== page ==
Sounds like something that should be discussed during October, it is scary, but not in a paranormal way…. a phantom load is simply electricity that is being used when an electrical appliance is turned off but still plugged in. These are thieves, they use up or steal electricity but don’t give anything in return. Much like vampires, they may look cool but don’t do anything good for us in the long run.
Many electronics have internal memory, clocks and other things that require electricity to keep the information available, think about what happens when the power is shut off at your home, you usually come home to blinking numbers on your microwave and some clocks. To keep this from happening when the item is just turned off (not un-powered) the appliance uses electricity to keep these things in memory.
It also keeps the appliance warmed up and ready to start faster, if you are old enough I know you will remember having to turn on your TV earlier then you really wanted to watch it, that was to allow the TV to “warm up”, the screen would be distorted or not on at all until it had a chance to warm up, well electronics manufacturers figured out that people like things to come of instantly when they push the button, so they built in the “warm up” time by actually keeping parts of the item on, even if it appeared to be shut off.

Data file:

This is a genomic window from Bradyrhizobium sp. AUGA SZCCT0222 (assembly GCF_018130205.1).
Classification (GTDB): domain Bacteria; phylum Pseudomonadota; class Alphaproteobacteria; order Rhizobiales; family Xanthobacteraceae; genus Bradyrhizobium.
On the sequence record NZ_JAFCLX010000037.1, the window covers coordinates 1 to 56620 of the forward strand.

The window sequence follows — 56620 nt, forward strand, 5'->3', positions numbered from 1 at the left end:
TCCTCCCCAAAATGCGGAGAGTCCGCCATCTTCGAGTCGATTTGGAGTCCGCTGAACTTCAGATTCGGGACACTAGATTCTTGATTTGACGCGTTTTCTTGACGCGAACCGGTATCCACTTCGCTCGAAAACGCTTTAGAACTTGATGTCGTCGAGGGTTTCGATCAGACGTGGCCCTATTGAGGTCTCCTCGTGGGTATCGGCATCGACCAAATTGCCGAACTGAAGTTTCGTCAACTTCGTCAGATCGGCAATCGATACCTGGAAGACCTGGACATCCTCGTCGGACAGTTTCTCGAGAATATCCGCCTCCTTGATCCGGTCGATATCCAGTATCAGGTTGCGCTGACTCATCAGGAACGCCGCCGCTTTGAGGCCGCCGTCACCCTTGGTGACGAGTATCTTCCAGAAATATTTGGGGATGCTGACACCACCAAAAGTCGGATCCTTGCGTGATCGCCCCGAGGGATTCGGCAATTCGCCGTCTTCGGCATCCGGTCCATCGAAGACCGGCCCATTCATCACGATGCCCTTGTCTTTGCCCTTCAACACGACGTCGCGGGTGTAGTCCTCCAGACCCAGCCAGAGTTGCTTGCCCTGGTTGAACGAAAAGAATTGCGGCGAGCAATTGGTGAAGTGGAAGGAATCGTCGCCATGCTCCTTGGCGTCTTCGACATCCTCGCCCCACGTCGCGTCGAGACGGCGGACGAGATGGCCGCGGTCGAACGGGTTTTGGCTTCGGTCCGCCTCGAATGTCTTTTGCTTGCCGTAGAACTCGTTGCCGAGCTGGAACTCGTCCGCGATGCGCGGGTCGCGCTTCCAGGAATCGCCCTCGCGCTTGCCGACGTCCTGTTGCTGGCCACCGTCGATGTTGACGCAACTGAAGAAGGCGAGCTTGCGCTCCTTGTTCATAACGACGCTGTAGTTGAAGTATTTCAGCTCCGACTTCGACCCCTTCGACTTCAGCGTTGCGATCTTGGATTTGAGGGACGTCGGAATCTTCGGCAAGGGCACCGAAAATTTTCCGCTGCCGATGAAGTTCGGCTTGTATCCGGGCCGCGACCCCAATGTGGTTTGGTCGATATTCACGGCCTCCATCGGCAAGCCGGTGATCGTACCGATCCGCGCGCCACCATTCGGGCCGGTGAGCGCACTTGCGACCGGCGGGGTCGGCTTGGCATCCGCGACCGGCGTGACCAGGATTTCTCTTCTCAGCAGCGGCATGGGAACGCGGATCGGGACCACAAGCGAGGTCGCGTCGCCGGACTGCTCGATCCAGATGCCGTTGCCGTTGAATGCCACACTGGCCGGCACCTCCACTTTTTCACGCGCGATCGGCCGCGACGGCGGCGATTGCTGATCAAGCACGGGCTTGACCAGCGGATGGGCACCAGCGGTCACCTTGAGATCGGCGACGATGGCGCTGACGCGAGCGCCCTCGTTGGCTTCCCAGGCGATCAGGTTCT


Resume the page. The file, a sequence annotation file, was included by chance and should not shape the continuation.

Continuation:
What does this mean for you, if you are on grid, then it will mean a higher electricity bill for you, but honestly that’s about it… for the off-gridder however, it means a lot more. If you are working on a set amount of electricity from a set of batteries, then you don’t want phantom loads sucking the power from your batteries when you aren’t actually using it.
Think of it like having a leak in your water, it doesn’t seem like much but if it goes on all the time, especially from multiple locations, you can lose a LOT of water over a surprisingly short period of time.
The way we deal with this is to use those power strips with multiple plugs, that way we can turn off the power to anything we aren’t actually using right then. Recently I found a device that does me one better, it is a power strip with individual power buttons for each plug on it. Now I can turn on or off, individually each thing that is hooked up to this power strip, I can still turn off everything on this strip by the master switch.
Before this, I would plug and unplug the extra things on my power strip, this is the power strip that goes to my computer area, we have 2 laptops, a light, the wireless internet antenna, and a router, we don’t always use all of these items at the same time, it’s usually just my laptop, light and wireless internet antenna. Now I can just turn off the items I am not using at the time instead of having to plug and unplug each thing.
Once I used it for a while and decided what things to plug in the specific slots, I used a permanent marker to identify what is plugged into each spot.